6 December 2012
A planning application for a massive mosque in West Ham has been refused planning permission. The missionary Muslim group Tablighi Jamaat had been waitin g for years to build a mosque in West Ham. But some Christian groups have been campaigning against the mosque.
Local Councillors finally agreed with Newham planning officers that the proposed design was not appropriate and refused it, saying it did not fit with their vision of bringing housing and jobs to the area.
Stephen Green, National Director of Christian Voice, said today:
‘We give thanks to God that councillors agreed with their planning officers last night despite massive pressure from Muslims supporting the proposal.
‘The battle is far from over and the focus of our prayer must now shift to Bristol and the appeals process. But the unanimous vote and what appear to have been robust grounds for refusal were welcome at this stage.’
Controversial plans to build Europe’s biggest mosque close to the London Olympics site have been halted.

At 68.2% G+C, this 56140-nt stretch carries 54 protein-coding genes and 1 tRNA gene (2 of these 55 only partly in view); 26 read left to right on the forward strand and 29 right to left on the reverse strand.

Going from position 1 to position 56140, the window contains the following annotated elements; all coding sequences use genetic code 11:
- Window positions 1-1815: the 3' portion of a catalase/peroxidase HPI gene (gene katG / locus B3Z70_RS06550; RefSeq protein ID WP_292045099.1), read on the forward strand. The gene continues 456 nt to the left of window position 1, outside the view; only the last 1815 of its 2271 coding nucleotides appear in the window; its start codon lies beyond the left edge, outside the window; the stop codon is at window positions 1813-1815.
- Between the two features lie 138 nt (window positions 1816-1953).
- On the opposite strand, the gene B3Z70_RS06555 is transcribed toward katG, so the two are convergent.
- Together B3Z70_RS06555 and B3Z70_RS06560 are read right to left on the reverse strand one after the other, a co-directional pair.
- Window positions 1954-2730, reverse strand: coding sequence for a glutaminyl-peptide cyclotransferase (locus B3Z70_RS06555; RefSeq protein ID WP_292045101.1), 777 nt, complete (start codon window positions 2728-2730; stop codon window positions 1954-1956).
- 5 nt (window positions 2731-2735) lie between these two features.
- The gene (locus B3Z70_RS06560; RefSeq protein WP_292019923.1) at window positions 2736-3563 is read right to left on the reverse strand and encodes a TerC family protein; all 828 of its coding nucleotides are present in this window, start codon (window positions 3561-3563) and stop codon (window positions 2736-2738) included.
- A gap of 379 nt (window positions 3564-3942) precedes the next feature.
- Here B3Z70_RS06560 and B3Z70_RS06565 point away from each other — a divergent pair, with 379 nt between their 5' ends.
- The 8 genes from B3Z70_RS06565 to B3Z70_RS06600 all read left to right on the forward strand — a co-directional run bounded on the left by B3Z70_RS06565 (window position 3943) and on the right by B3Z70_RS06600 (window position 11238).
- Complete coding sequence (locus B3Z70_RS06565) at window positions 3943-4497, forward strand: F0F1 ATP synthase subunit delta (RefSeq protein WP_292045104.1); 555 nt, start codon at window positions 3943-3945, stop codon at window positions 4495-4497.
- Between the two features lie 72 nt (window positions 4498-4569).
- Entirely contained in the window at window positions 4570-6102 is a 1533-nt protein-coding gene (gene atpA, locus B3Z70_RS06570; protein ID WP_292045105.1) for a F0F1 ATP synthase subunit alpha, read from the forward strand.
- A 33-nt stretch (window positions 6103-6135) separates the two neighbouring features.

Tablighi Jamaat, the Islamic sect behind the proposal, is to be evicted this week from the East London site, where it has been operating illegally a temporary mosque and had planned a complex that would accommodate 12,000 worshippers.
The Muslim organization Minhaj-ul-Quran welcomed the move.
Minhaj-ul-Quran advises the Government on how to combat youth radicalization, and said that a mosque should be a “community effort” and not the initiative of one group with extremist links.
However, Inayat Bunglawala, a spokesman for the Muslim Council of Britain, said: “We would hope that they will be able to work in cooperation with the local council if they wish to set up a mosque in the area. Tablighi Jamaat has no ties to terrorism. They have been subjected to some unfair coverage.”
Tablighi Jamaat, an Islamic missionary group plans to open a madrasa for 500 boys near London’s 2012 Olympic village. The school will be part of an 18 acre complex that includes a visitor and conference centre and a new entrance to West Ham tube station. A submission to planning authorities is some months away but the scheme has attracted much criticism, with more than 270,000 people signing a Downing Street petition opposing it.